Rudolf Steiner (1861–1925), the Austrian founder of Anthroposophy, is frequently viewed by those familiar with his teaching as unique and separate from other spiritual teachers of our modern era. While, Steiner is thought by anthroposophists to be a scientist and a philosopher, as well as an interpreter of events depicted in Christian scriptures, he is nevertheless generally ignored by scientists and philosophers, as well as by both liberal and fundamentalist scriptural scholars and theologians. In this book, Robert McDermott—the editor of American Philosophy and Rudolf Steiner, which investigates Steiner’s philosophy in the context of American philosophers—places Steiner and his work in the context of a variety of spiritual teachers and teachings, both Western and Eastern. In doing so, the reader is guided to new perspectives that show the similarities and contrasts between Steiner’s Spiritual Science and a number of Christian, Hindu, Buddhist, and secular spiritual worldviews. The kindred spirits in this book include His Holiness the Dalai Lama, C. G. Jung, Teilhard de Chardin, Martin Buber, Sri Aurobindo, Rabindranath Tagore, Gandhians, feminists, ecologists, and more. Steiner went as far up the spiritual ladder as any modern individual but, unlike some enthusiasts for Steiner, McDermott is also impressed by other religious thinkers and spiritual practitioners who have been helpful to those of us in need of encouragement and guidance and whose vistas and insights may not have been researched or explained by Steiner. For those with unbiased, open minds, this book presents a fresh look at Rudolf Steiner, a modern spiritual initiate, and his contributions to the world, along with a generous and appreciative view of his kindred spirits of our time.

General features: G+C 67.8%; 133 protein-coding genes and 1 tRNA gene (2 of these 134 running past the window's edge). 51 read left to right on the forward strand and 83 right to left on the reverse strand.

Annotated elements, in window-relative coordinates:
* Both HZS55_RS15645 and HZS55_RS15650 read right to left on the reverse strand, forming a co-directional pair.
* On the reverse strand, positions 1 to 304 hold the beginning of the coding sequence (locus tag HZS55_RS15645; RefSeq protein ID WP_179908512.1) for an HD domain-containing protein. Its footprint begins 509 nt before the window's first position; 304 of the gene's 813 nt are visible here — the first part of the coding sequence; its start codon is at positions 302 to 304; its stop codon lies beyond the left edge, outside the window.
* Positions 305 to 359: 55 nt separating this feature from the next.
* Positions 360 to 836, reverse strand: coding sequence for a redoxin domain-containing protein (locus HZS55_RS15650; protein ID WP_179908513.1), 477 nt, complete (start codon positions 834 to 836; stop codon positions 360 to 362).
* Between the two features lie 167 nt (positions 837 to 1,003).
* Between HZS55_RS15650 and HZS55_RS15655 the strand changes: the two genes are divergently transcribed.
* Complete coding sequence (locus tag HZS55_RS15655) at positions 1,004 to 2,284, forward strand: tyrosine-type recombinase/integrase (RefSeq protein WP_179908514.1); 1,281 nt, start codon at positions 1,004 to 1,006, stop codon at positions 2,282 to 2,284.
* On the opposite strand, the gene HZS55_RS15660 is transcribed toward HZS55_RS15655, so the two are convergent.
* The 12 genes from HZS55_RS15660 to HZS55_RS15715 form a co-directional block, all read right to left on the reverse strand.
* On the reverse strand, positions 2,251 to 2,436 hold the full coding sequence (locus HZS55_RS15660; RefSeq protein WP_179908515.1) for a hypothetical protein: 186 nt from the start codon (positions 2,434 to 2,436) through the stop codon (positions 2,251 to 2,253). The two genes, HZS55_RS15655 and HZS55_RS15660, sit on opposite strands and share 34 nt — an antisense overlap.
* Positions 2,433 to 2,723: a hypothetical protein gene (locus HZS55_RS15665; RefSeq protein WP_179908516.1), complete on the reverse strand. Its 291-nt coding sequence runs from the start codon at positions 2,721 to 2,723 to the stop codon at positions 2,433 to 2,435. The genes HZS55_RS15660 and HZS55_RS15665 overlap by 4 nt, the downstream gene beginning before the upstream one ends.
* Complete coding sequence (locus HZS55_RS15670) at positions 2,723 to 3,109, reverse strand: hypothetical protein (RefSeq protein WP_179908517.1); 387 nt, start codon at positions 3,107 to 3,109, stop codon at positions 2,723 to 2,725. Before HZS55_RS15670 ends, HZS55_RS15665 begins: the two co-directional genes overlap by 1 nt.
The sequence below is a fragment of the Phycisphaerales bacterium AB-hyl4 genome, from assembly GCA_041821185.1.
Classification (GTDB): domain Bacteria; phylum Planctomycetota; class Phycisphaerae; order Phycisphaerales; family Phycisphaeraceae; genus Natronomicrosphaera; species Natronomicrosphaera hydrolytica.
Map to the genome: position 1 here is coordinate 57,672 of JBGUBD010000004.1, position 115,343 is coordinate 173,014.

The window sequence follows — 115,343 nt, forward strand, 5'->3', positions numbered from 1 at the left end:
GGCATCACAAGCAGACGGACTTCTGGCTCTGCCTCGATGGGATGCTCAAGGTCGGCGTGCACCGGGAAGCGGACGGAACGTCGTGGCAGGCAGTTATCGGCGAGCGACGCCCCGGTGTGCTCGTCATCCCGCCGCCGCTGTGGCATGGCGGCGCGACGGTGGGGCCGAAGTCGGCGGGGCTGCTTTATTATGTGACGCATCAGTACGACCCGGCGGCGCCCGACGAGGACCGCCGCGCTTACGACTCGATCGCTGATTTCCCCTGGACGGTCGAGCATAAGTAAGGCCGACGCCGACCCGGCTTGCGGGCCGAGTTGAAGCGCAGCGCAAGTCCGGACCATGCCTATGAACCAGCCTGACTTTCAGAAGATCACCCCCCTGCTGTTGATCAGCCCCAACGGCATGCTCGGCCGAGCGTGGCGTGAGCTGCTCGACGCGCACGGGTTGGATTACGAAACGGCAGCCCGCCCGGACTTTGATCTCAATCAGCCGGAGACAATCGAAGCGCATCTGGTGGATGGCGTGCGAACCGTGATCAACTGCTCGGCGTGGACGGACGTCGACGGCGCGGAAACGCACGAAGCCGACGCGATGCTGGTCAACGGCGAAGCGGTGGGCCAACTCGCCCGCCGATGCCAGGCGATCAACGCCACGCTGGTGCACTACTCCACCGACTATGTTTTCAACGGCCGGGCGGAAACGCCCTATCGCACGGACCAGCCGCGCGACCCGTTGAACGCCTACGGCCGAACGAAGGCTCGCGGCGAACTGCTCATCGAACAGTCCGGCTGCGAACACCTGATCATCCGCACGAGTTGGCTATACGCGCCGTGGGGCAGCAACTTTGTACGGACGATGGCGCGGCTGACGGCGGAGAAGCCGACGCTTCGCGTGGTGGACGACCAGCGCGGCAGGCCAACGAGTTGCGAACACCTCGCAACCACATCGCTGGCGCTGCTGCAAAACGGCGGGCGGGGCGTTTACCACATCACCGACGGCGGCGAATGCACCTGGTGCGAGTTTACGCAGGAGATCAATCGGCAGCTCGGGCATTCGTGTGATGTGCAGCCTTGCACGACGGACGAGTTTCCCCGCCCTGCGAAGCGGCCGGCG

A companion text for ESL students of the successful novel, Kindred
A hidden branch of the human family, forewarned of a global cataclysm, arises from obscurity to survive against seemingly insurmountable odds.
After the world’s population is virtually wiped out by a viral Infection which changed people in to ravenous, contagious eating machines, Thristopher Miller roams the blasted landscape, hunting the creatures, until he discovers a little community of survivors, and a beautiful young woman with a devastating secret. Kindred is a Post-Apocalyptic Sci-fi novel of approximately 71,000 words. 17 years after the world ended, Thristopher started having vivid dreams as he roamed and hunted the plains of the Midwest with his aged companion, Nan. They followed his dream west, until at last they came upon a band of seven survivors living in a cabin deep in the Rocky Mountains. There, he meets Kitt, the subject of his dreams and a capable survivor in her own right. They learn that a huge pack of the Infected is marching on their makeshift community, and that the creatures will not stop until they have killed or Infected everyone. Unbeknownst to them all, the leader of this pack is planning an unexpected family reunion at the cabin--a reunion that none of the survivors will ever forget. Can Thristopher prepare the survivors for the violent reality that's churning inexorably towards their door? And how can he even begin to build a life with Kitt when her father wants him dead or gone (or both)?